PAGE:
Property

Demand and rents on the rise as tenants return to city life

Property Reporter
|
13th October 2021
Birmingham 205

The height of the pandemic and subsequent lockdowns saw thousands of tenants heading out of the cities to be closer to family and friends, resulting in demand for urban tenancies and rents falling off a cliff-edge.

However, as the country adjusts, offices reopen and society returns to some semblance of normality, tenants are beginning to boomerang back to city life resulting in double-digit growth in rents in some areas and competition heating up for flats across Great Britain’s biggest city centres.

The latest market analysis from Rightmove reveals that some city centres have not only bounced back from the declines recorded during the year since the pandemic started, they are also now outpacing the national average.

Across Britain, rents are rising at the fastest rate ever recorded by Rightmove, now up 8.6% annually outside London, and the capital is finally showing signs of growth, with rents up by 2.7% on a year ago.

The boomerang effect on city centres

In Birmingham city centre rents fell by 5% between February 2020 and February 2021, but by September this year, the increased demand helped them to grow to 10% higher than pre-pandemic levels.

It is a similar picture in Nottingham city centre where rents fell 2%, and have now grown to 11% higher than before the pandemic.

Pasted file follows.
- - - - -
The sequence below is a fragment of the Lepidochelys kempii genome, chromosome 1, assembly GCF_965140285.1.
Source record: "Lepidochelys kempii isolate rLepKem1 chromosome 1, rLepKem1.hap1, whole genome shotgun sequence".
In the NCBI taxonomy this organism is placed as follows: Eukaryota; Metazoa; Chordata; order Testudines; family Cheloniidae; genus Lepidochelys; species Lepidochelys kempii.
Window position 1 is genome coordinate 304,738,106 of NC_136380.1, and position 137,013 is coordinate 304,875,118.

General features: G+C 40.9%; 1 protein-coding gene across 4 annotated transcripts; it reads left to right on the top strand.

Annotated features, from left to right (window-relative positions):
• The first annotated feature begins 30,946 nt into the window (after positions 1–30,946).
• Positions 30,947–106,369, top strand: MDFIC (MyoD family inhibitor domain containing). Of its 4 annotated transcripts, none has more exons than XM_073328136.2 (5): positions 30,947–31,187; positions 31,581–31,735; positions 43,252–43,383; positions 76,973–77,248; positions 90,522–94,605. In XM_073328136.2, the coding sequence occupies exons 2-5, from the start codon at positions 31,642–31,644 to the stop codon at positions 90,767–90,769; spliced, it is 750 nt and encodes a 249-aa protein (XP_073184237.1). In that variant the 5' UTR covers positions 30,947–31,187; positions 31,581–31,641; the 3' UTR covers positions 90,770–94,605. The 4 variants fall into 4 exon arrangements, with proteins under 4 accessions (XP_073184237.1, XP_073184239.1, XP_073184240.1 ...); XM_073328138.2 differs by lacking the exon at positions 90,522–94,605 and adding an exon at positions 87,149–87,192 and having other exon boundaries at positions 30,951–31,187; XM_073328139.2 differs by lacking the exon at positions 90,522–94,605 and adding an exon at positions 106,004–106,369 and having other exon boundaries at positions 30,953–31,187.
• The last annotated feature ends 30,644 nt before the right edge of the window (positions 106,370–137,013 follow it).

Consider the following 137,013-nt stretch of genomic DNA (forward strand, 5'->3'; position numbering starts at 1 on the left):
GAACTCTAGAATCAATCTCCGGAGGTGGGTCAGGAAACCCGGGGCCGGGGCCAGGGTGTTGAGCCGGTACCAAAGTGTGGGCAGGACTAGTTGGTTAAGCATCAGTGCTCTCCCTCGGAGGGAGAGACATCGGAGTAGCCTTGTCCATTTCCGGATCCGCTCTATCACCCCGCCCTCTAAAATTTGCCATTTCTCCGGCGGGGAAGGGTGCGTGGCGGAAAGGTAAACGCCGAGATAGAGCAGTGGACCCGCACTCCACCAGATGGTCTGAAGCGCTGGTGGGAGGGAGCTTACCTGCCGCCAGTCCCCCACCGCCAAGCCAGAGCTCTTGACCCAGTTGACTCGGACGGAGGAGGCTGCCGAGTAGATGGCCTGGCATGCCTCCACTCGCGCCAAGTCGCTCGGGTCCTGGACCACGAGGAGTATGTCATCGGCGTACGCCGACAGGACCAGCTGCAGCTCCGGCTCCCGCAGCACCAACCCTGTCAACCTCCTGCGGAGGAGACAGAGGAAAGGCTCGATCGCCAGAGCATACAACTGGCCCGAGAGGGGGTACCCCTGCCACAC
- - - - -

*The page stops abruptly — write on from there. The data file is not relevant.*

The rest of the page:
Edinburgh city centre has seen rents grow by £100 since February of this year, but they still trail by 5% when compared with February 2020.

Fastest pace ever recorded for rents outside London

Total rental demand is now up by 39% compared with the same time in 2019, and up by 11% compared with a strong September last year. This demand has led to properties being snapped up at the quickest rate ever recorded, at 17 days.

The speed and strength of demand in the market have pushed rents up to 8.6% outside London, and they are up over 10% in the North West, North East, the East Midlands and Wales.

The available stock shortage is most pronounced in suburban and rural areas, which has led to a shift in the make-up of total available properties on Rightmove. Of all the available rental properties on Rightmove, 64% of them are now in urban locations, a jump up from 48% pre-pandemic.

The proportion of available properties that are in the suburbs has dropped from 46% to 33%, while rural areas have declined from 6% to 3%.

Flats back in fashion, with room for an office?

Tenants looking to move are seeking out bigger flats, leading to the hottest competition for three and four-bedroom flats. Competition for a four-bedroom flat is up by 131%, and up by 124% for a three-bedroom flat.

Competition within the flats market overall is up 95% on average than in September 2020, compared with a 37% increase for houses.

Rightmove’s Director of Property Data Tim Bannister, said: “A year of various lockdowns saw many city centres hit with either a complete standstill in rental growth or falls of over ten per cent in some cases, as tenants moved further out or back in with family temporarily. But as society opened up again cities have not only bounced back but are now seeing strong rental growth, fuelled by increased tenant demand and limited available stock. It’s still easier to secure a place in a city centre than in some of the hottest suburban and rural rental markets right now, but as more tenants boomerang back to busier locations this is likely to change.

“The shortage of rental properties in the market has led to Rightmove recording the fastest ever pace of rent rises in a year than ever before, and there are finally green shoots of growth in London’s rental market, with the first annual rise since before the pandemic started. Demand is notably up in London compared with this time last year, another sign that people are reconsidering where they want to live.”

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